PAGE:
The goal of this project is to determine how the RNA binding protein CELF1 (also known as CUGBP1) contributes to skeletal muscle wasting in myotonic dystrophy type 1 (DM1). DM1 is an adult-onset neuromuscular disorder and more than half of DM1 mortality is due to muscle wasting. The mechanisms leading to skeletal muscle wasting remain unknown. DM1 is caused by expansion of a CTG repeat in the 3' UTR of the Dystrophia Myotonica-Protein Kinase (DMPK) gene. The CTG repeats are transcribed and DM1 pathogenesis is due to a gain of function of the expanded CUG repeat mRNA. The expanded repeat RNA disrupts the function of RNA binding proteins. The RNA sequesters the MBNL family of RNA binding proteins producing a loss of function which leads to RNA processing abnormalities resulting in disease features. A second RNA binding protein effected by the repeat RNA is CELF1. CELF1 protein is post-transcriptionally up- regulated 2-4 fold in DM1 skeletal muscle. The sponsor?s lab previously reported that inducible overexpression of CELF1 in adult skeletal muscle of transgenic mice reproduces DM1-like defects in muscle function and histology. CELF1 functions in the nucleus as a splicing regulator and in the cytoplasm as a regulator of mRNA stability and translation. I have recently generated and tested transgenic mice for skeletal muscle-specific and tetracycline-inducible expression of active CELF1 derivatives localized exclusively to either the nucleus or the cytoplasm. These transgenic animals will be used for muscle-specific expression to determine whether a gain of CELF1 nuclear or cytoplasmic functions contribute to DM1 pathogenesis and muscle wasting. I will achieve this through two specific aims. In the first specific aim transgenic mice inducibly expressing modified versions of mCherry-tagged human CELF1 that localize exclusively to the nucleus or cytoplasm will be used to determine whether the nuclear and/or cytoplasmic roles of CELF1 leads to pathogenesis. I will validate effects on CELF1 nuclear and cytoplasmic targets and systematically characterize muscle function and histology. In the second specific aim I will use RNA-seq to identify CELF1-associated transcriptome changes likely to contribute to skeletal muscle wasting in DM1. RNA-seq from skeletal muscle of either the nuclear or cytoplasmic line (or both) will be filtered against available RNA-seq data sets from skeletal muscle of individuals affected by DM1, a mouse model in the sponsor?s lab that express CUG repeat RNA and show muscle wasting, as well as models of CELF1 up-regulation. Additionally, I will determine the extent to which the muscle wasting phenotype of animals that express expanded repeat RNA is rescued by Celf1 loss of function by AAV-shRNA mediated Celf1 knockdown. RNA-seq from rescued animals will provide an additional data set to identify the molecular changes that correlate with phenotypic rescue.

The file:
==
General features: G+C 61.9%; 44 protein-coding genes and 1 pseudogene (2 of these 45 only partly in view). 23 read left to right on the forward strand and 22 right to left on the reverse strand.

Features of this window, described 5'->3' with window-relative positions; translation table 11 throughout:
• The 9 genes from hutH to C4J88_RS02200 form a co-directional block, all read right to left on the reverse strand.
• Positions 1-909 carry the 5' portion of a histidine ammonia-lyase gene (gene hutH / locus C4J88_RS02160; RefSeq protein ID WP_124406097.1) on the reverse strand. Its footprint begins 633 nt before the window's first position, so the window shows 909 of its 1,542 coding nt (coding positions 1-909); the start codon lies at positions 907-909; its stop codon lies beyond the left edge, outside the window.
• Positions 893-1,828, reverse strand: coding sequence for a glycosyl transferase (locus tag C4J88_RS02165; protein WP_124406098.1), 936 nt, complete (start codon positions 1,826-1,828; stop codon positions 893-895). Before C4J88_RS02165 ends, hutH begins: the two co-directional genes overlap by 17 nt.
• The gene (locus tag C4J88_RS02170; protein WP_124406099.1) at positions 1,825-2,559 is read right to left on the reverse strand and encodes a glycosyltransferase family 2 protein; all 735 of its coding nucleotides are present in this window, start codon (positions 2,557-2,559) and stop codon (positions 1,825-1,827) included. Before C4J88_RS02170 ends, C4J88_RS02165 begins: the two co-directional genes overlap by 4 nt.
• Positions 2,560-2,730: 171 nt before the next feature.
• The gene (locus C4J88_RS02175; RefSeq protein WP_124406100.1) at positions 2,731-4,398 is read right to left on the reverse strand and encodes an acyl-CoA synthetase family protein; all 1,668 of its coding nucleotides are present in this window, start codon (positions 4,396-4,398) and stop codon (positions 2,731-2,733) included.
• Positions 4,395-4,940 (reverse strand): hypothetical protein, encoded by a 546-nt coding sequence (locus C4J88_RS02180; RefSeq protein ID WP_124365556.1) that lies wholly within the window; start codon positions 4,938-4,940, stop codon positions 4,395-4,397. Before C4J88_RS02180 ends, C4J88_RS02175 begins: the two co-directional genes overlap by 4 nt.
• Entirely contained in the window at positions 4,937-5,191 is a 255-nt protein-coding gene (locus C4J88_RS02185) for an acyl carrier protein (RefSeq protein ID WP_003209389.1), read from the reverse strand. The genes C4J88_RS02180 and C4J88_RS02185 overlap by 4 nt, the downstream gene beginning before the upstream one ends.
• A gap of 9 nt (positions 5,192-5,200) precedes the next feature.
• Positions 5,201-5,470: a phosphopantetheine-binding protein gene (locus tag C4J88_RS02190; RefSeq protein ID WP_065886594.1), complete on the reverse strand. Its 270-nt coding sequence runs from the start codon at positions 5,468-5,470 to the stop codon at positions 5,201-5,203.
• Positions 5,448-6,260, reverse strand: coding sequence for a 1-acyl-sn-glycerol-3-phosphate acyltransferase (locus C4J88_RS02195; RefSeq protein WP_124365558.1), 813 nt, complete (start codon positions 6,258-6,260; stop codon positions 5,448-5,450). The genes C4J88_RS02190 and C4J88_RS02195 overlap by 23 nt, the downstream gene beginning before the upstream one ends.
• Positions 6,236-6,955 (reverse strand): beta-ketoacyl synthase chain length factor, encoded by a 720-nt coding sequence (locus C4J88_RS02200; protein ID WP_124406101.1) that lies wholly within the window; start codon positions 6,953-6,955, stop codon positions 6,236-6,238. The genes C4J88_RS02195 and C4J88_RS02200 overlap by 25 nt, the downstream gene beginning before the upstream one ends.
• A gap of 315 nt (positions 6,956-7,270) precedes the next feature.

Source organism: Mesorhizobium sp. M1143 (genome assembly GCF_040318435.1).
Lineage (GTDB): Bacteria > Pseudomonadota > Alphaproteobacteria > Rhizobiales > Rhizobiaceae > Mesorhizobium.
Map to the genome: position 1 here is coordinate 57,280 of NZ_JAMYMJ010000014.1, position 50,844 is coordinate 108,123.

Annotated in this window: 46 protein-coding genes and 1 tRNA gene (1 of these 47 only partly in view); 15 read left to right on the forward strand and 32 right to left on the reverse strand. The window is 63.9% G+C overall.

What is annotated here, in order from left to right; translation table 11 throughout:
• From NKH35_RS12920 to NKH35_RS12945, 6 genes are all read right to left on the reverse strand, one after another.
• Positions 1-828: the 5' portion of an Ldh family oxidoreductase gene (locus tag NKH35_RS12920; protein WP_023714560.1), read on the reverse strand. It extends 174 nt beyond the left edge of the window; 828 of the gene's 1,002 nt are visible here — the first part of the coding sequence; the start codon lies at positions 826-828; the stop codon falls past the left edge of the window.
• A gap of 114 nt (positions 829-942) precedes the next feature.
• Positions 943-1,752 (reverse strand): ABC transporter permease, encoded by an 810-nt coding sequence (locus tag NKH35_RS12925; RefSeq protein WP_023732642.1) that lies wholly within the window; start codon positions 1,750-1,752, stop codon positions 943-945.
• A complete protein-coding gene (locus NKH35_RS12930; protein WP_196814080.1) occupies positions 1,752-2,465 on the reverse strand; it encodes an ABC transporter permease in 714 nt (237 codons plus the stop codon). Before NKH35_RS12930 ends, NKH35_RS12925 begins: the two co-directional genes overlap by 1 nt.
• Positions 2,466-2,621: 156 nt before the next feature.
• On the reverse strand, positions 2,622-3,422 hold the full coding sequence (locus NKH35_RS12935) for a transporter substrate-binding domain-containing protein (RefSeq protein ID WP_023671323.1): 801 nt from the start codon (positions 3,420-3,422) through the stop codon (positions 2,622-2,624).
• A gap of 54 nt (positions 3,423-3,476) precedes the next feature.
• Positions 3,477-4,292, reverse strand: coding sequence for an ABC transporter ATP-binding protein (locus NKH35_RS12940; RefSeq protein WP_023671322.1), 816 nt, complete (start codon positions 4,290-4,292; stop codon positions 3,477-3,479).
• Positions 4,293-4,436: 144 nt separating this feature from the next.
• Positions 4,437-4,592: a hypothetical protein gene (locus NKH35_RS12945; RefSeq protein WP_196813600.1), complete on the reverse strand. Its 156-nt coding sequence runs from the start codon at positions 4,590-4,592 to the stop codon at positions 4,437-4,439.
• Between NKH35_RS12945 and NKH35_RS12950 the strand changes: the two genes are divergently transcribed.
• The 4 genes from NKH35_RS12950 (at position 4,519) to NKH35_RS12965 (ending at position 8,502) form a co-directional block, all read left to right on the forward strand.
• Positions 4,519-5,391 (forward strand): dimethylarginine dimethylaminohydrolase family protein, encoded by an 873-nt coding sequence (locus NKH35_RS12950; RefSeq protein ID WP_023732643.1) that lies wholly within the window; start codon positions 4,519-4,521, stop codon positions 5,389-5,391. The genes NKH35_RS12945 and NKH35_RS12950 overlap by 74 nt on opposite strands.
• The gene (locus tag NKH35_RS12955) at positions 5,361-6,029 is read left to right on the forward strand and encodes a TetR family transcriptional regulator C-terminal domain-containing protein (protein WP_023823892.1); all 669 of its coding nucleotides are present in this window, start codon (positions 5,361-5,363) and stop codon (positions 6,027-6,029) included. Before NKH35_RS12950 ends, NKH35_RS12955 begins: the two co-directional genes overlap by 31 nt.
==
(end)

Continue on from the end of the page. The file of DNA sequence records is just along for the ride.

CELF1 is a developmentally regulated RNA binding protein that plays a role in the severe myopathy associated with myotonic dystrophy. CELF1 protein levels are normally down-regulated during development to ensure normal skeletal muscle physiology, however in DM1 CELF1 levels are increased 2-4 fold contributing to muscle pathology. An enhanced understanding of how CELF1 contributes to muscle pathology in DM1 will significantly progress the DM1 field since the cause of muscle wasting remains unknown, and will also provide insight as to how CELF1 contributes to normal muscle physiology during development. !